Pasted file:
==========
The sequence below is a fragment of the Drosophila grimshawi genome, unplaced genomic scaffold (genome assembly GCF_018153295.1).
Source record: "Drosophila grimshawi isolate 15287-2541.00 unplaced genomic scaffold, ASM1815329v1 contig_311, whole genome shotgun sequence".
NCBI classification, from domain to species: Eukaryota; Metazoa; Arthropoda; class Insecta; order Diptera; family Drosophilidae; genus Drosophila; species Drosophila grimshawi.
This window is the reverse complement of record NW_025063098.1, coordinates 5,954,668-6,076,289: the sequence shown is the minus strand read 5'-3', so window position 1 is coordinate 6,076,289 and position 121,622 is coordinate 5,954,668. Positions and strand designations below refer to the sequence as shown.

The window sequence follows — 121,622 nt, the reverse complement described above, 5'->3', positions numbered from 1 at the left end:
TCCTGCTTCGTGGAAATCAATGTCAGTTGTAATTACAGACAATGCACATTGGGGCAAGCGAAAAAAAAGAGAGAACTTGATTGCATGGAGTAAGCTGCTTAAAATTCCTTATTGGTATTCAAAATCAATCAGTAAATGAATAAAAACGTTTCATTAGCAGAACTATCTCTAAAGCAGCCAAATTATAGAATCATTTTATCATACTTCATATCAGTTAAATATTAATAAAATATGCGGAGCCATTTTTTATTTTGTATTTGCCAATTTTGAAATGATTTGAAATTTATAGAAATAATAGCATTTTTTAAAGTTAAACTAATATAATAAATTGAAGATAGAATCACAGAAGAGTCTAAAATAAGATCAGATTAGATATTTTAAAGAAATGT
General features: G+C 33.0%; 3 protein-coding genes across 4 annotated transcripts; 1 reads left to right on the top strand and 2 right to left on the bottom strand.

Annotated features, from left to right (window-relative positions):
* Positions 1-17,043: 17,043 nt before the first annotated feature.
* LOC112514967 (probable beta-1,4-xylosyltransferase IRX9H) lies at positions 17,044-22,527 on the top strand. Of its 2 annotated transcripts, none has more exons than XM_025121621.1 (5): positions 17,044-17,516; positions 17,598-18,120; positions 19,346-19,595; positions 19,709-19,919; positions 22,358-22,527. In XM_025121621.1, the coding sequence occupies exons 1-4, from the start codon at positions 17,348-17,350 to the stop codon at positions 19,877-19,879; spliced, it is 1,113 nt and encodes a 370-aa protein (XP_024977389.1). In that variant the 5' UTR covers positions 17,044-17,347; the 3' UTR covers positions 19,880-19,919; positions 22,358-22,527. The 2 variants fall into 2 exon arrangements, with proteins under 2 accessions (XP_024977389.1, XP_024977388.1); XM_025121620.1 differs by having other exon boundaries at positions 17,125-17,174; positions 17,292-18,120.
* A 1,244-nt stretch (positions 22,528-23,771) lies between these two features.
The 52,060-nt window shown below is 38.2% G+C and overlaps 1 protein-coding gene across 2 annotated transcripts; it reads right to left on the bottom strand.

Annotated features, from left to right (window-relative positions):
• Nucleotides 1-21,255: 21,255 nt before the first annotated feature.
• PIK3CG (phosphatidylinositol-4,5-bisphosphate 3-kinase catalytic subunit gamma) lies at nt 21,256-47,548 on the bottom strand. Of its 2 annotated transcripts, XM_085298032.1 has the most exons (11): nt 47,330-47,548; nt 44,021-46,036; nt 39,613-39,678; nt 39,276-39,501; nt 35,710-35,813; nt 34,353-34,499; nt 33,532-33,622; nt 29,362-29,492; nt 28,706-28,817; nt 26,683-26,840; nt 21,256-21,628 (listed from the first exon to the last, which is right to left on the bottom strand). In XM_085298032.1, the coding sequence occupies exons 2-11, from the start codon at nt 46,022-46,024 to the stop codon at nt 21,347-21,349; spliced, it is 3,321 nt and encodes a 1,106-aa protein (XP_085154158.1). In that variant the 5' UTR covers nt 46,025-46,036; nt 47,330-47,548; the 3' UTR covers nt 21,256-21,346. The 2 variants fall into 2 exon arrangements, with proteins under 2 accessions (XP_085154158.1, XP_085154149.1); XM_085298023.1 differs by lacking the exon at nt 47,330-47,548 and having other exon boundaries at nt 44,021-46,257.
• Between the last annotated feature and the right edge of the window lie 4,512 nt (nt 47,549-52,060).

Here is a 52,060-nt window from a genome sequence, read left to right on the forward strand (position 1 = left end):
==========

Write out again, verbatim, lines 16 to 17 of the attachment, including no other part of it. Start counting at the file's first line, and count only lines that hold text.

• Between the last annotated feature and the right edge of the window lie 4,512 nt (nt 47,549-52,060).

Here is a 52,060-nt window from a genome sequence, read left to right on the forward strand (position 1 = left end):